In 1996, Vice President Al Gore was named by Pres. Bill Clinton to chair the White House Commission on Aviation Safety. Over the months that followed, he and an impressive list of commissioners — including senior law-enforcement and military officers, government officials, and academics — conducted "an intensive inquiry into civil aviation safety, security and air traffic control modernization." In early 1997, they issued a final report, including a set of recommendations which, Vice President Gore stated confidently, "will serve to enhance and ensure the continued safety and security of our air transportation system."
I suspect you know where I'm heading. Despite such acts of terrorism as the 1993 World Trade Center attack, and despite Osama bin Laden's "Declaration of War" against the United States (published in August 1996, in Al Quds Al Arabi, a London-based newspaper), Gore's inquiry did not recognize that terrorism was more pressing than "air traffic control modernization" or the other issues under examination. Terrorism was covered in Chapter 3, titled "Improving Security for Travelers." It began with this quote from President Clinton: "We know we can't make the world risk-free, but we can reduce the risks we face and we have to take the fight to the terrorists."
The Gore commission added: "There must be a concerted national will to fight terrorism. There must be a willingness to apply sustained economic, political, and commercial pressure on countries sponsoring terrorists. There must be an unwavering commitment to pursuing terrorists and bringing them to justice. There must be the resolve to punish those who would violate sanctions imposed against terrorist states."
Of course, there was to be none of that, not in any serious sense, over the next few years, the years leading up to 2001. As for the commissioners' specific recommendations, those included the "development of profiling programs," but they added that all passengers should be "subject to the same level of scrutiny," and that "no profile should contain or be based on" such criteria as "national origin" or "religious or gender characteristics."
In other words, had any airport officials on 9/11/01 been suspicious about Muslim men of Saudi or other Middle Eastern origin boarding passenger planes, and had they suggested subjecting those young men to additional scrutiny — that would have been impermissible under the Gore commission's guidelines.
Other recommendations focused on ways to prevent explosives' being placed aboard planes. There was nothing about using such commonplace implements as box-cutters to take control of a plane, nothing about fully fueled passenger jets being turned into missiles to bring down skyscrapers.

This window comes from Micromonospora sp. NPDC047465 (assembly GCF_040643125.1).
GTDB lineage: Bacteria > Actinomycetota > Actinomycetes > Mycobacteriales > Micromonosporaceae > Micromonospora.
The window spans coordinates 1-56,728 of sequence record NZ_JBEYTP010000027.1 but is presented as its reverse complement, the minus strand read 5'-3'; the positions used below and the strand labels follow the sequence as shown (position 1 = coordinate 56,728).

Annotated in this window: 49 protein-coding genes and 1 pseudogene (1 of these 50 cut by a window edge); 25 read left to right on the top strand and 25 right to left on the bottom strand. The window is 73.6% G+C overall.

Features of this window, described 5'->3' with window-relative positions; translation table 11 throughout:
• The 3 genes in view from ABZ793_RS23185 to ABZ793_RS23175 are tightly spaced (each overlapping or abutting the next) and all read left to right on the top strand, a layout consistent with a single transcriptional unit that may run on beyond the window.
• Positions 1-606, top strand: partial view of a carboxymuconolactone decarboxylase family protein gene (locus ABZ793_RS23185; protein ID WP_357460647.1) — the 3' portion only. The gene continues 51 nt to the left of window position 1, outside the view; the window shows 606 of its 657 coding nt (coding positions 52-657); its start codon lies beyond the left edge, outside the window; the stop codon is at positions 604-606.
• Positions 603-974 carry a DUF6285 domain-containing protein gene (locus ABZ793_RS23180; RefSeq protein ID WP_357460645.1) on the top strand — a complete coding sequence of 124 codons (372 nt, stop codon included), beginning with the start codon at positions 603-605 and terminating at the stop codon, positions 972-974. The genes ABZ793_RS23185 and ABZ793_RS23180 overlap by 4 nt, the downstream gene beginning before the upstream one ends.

What recommendations might have been implemented to prevent hijackers with homicidal and suicidal intentions from successfully completing their missions? To name just a few: installing fortified and lockable cockpit doors; training pilots to conduct abrupt maneuvers — e.g. dives and rolls — to disable passengers disobeying orders to sit down and buckle their seatbelts; training and arming members of flight crews; and placing air marshals on planes. Such recommendations are — at least in retrospect — conspicuously absent.
I bring all this up not to criticize Al Gore, though it does seem remarkable that, following this experience, he has made a career – and tens of millions of dollars and a Nobel Peace Prize and an Academy Award — contending that he has identified the most critical threat confronting us, and that it is not terrorism, asymmetric warfare, and Islamist imperialism, but rather global warming.
Actually, the preferred phrase is now "global climate change" (perhaps because there is little evidence of temperatures climbing in recent years). The received wisdom is that such change is being caused by people in the developed nations, that this will lead to calamity, and that the solution is to drastically alter the Western lifestyle — diminishing our living standards while giving governments and transnational organizations vastly increased power over us.
But my point here is not to question the conventional climate-change narrative; it is rather to illustrate how difficult it can be to recognize which challenges are most urgent. Finding solutions — real solutions — can be even harder.
So when it comes to determining how much missile defense is sufficient; the consequences should Iran's ruling mullahs acquire nuclear weapons; whether it is excessively risky to treat international terrorists as criminal suspects rather than illegal combatants; whether coercive interrogations should ever be permissible; what would result from abandoning the battle against the Taliban in Afghanistan; which reforms will improve, not damage, America's health-care system; and, yes, whether "climate change" should be at the top of the international agenda, as it was this week at the United Nations "summit" in New York, we would be wise to exercise caution.
If, as has been said many times, war is too important to leave to the generals, some other issues are too important to leave to politicians and their favorite experts. In a democracy, responsible citizens, sensible people, ordinary people — people such as you and I — need to resist the temptation to trust elites to handle things for us. We need, instead, to do the arduous work of figuring things out for ourselves. We need to deliberate and decide these issues as if our lives depend on it. Because they do.